The history of calpain originates in 1964, when calcium-dependent proteolytic activities caused by a “calcium-activated neutral protease” (CANP) were detected in brain, lens of the eye and other tissues. In the late 1960s the enzymes were isolated and characterised independently in both rat brain and skeletal muscle.
These activities were caused by an intracellular cysteine protease not associated with the lysosome and having an optimum activity at neutral pH, which clearly distinguished it from the cathepsin family of proteases. The calcium-dependent activity, intracellular localization, along with the limited, specific proteolysis on its substrates, highlighted calpain’s role as a regulatory, rather than a digestive protease.
When the sequence of this enzyme became known, it was given the name “calpain”, to recognize it as a hybrid of two well-known proteins at the time, the calcium-regulated signalling protein, calmodulin, and the cysteine protease of papaya, papain. Shortly thereafter, the activity was found to be attributable to two main isoforms, dubbed μ("mu")-calpain and m-calpain (a.k.a. calpain I and II), that differed primarily in their calcium requirements in vitro.
No specific amino acid sequence is uniquely recognized by calpains. Amongst protein substrates, tertiary structure elements rather than primary amino acid sequences are likely responsible for directing cleavage to a specific substrate.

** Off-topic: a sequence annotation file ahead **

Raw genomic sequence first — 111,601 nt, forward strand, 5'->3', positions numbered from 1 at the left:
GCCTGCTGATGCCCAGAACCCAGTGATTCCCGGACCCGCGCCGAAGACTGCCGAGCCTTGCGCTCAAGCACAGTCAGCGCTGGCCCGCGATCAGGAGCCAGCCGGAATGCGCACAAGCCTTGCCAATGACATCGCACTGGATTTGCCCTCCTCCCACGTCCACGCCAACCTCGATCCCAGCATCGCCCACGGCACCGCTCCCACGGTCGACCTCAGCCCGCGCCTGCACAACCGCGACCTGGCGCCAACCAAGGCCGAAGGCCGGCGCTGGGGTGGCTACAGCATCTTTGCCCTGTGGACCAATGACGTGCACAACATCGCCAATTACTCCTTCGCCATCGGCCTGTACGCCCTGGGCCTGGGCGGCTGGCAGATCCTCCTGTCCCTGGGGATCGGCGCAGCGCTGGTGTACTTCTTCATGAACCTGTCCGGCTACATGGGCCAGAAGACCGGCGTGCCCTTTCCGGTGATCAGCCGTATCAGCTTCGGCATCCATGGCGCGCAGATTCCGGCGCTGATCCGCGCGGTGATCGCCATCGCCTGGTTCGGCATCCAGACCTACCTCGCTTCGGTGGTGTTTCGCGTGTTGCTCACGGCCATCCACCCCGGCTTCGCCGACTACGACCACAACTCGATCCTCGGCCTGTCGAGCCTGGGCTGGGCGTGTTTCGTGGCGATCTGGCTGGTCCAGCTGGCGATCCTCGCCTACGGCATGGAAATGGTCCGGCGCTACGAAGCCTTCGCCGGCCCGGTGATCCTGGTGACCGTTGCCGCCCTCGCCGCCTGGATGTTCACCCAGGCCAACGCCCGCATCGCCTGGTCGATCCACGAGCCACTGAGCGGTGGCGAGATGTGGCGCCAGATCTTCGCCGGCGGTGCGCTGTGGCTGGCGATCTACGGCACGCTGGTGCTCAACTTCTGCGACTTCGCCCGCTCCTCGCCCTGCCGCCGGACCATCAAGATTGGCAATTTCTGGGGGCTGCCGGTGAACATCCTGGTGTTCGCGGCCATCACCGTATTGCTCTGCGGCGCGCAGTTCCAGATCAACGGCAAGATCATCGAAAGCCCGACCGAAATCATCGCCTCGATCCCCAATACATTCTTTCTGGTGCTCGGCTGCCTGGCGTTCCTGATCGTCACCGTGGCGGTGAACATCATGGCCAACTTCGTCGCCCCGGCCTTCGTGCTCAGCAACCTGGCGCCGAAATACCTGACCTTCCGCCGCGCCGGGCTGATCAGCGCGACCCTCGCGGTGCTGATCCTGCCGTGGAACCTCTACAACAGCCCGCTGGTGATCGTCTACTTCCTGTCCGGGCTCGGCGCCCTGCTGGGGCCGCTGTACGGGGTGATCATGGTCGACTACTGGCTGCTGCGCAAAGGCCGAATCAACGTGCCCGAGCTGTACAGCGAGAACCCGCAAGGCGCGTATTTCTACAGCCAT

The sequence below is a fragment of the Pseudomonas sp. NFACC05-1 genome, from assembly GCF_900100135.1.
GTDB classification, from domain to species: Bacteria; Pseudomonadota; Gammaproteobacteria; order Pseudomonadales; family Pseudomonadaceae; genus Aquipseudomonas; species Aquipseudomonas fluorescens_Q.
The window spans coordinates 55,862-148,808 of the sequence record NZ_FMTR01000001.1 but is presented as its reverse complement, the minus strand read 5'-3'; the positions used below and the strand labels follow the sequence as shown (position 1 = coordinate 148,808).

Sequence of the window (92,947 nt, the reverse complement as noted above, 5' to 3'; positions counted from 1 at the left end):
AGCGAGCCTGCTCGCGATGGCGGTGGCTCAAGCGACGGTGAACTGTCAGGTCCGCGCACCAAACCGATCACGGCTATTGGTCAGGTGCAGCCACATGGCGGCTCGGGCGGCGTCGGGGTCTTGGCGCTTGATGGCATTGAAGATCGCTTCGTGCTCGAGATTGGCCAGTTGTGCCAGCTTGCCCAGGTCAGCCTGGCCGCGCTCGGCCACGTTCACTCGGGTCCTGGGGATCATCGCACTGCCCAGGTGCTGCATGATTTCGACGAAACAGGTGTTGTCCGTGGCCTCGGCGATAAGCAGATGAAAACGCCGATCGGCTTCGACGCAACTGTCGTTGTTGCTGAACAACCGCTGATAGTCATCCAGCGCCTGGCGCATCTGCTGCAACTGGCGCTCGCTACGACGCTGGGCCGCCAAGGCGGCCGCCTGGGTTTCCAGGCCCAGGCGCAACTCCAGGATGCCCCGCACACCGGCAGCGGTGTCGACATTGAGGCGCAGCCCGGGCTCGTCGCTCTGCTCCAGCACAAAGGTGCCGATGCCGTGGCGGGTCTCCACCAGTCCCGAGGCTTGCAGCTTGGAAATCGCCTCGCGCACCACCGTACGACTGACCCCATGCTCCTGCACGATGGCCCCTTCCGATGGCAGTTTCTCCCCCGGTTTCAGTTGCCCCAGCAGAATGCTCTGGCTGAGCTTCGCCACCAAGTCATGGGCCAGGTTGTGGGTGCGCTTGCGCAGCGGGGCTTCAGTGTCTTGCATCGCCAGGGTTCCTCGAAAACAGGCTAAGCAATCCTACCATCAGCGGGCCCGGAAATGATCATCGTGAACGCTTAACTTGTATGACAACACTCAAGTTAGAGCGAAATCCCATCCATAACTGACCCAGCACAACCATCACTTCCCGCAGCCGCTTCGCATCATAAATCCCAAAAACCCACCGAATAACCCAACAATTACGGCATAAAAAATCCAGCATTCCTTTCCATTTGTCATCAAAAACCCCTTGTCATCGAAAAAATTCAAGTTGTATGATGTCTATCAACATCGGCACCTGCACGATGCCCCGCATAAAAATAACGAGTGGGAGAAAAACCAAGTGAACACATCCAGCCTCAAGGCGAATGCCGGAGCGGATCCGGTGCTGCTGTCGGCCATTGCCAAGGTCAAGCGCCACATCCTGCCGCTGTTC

Amongst peptide and small-molecule substrates, the most consistently reported specificity is for small, hydrophobic amino acids (e.g. leucine, valine and isoleucine) at the P2 position, and large hydrophobic amino acids (e.g. phenylalanine and tyrosine) at the P1 position. Arguably, the best currently available fluorogenic calpain substrate is (EDANS)-Glu-Pro-Leu-Phe=Ala-Glu-Arg-Lys-(DABCYL), with cleavage occurring at the Phe=Ala bond.
Although the physiological role of calpains is still poorly understood, they have been shown to be active participants in processes such as cell mobility and cell cycle progression, as well as cell-type specific functions such as long-term potentiation in neurons and cell fusion in myoblasts. Under these physiological conditions, a transient and localized influx of calcium into the cell activates a small local population of calpains (for example, those close to Ca2+ channels).
which then advance the signal transduction pathway by catalyzing the controlled proteolysis of its target proteins. Other reported roles of calpains are in cell function, helping to regulate clotting and the diameter of blood vessels, and playing a role in memory. Calpains have been implicated in apoptotic cell death, and appear to be an essential component of necrosis.
In the brain, while μ-calpain is mainly located in the cell body and dendrites of neurons and to a lesser extent in axons and glial cells, m-calpain is found in glia and a small amount in axons. Calpain is also involved in skeletal muscle protein breakdown due to exercise and altered nutritional states.(wikipedia.org)